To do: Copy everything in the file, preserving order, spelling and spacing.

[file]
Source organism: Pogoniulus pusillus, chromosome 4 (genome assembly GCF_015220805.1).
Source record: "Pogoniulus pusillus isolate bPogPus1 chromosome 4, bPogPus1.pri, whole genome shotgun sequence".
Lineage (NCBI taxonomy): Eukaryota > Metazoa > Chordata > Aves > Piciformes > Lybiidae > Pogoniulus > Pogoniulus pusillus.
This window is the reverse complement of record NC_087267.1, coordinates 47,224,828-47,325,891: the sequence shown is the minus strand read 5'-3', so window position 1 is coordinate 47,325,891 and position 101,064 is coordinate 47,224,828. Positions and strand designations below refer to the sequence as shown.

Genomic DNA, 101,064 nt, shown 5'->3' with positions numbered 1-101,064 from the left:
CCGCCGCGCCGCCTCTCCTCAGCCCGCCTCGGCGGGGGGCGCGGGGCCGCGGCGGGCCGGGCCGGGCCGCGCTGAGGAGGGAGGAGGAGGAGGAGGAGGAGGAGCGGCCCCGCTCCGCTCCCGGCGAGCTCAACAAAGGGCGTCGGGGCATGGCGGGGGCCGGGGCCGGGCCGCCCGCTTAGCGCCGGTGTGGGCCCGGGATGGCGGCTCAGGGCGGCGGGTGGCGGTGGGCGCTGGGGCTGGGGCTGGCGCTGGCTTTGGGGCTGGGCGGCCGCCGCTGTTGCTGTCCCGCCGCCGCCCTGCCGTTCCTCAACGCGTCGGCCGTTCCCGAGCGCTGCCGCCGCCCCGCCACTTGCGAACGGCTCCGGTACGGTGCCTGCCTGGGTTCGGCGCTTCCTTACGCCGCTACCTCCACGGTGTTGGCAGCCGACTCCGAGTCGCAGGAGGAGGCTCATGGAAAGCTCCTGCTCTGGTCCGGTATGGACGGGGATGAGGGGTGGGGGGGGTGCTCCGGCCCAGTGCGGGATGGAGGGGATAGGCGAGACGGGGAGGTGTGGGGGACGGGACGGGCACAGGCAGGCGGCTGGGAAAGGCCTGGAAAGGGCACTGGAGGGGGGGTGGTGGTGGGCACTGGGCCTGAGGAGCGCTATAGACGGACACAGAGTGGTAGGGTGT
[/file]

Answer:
Source organism: Pogoniulus pusillus, chromosome 4 (genome assembly GCF_015220805.1).
Source record: "Pogoniulus pusillus isolate bPogPus1 chromosome 4, bPogPus1.pri, whole genome shotgun sequence".
Lineage (NCBI taxonomy): Eukaryota > Metazoa > Chordata > Aves > Piciformes > Lybiidae > Pogoniulus > Pogoniulus pusillus.
This window is the reverse complement of record NC_087267.1, coordinates 47,224,828-47,325,891: the sequence shown is the minus strand read 5'-3', so window position 1 is coordinate 47,325,891 and position 101,064 is coordinate 47,224,828. Positions and strand designations below refer to the sequence as shown.

Genomic DNA, 101,064 nt, shown 5'->3' with positions numbered 1-101,064 from the left:
CCGCCGCGCCGCCTCTCCTCAGCCCGCCTCGGCGGGGGGCGCGGGGCCGCGGCGGGCCGGGCCGGGCCGCGCTGAGGAGGGAGGAGGAGGAGGAGGAGGAGGAGCGGCCCCGCTCCGCTCCCGGCGAGCTCAACAAAGGGCGTCGGGGCATGGCGGGGGCCGGGGCCGGGCCGCCCGCTTAGCGCCGGTGTGGGCCCGGGATGGCGGCTCAGGGCGGCGGGTGGCGGTGGGCGCTGGGGCTGGGGCTGGCGCTGGCTTTGGGGCTGGGCGGCCGCCGCTGTTGCTGTCCCGCCGCCGCCCTGCCGTTCCTCAACGCGTCGGCCGTTCCCGAGCGCTGCCGCCGCCCCGCCACTTGCGAACGGCTCCGGTACGGTGCCTGCCTGGGTTCGGCGCTTCCTTACGCCGCTACCTCCACGGTGTTGGCAGCCGACTCCGAGTCGCAGGAGGAGGCTCATGGAAAGCTCCTGCTCTGGTCCGGTATGGACGGGGATGAGGGGTGGGGGGGGTGCTCCGGCCCAGTGCGGGATGGAGGGGATAGGCGAGACGGGGAGGTGTGGGGGACGGGACGGGCACAGGCAGGCGGCTGGGAAAGGCCTGGAAAGGGCACTGGAGGGGGGGTGGTGGTGGGCACTGGGCCTGAGGAGCGCTATAGACGGACACAGAGTGGTAGGGTGT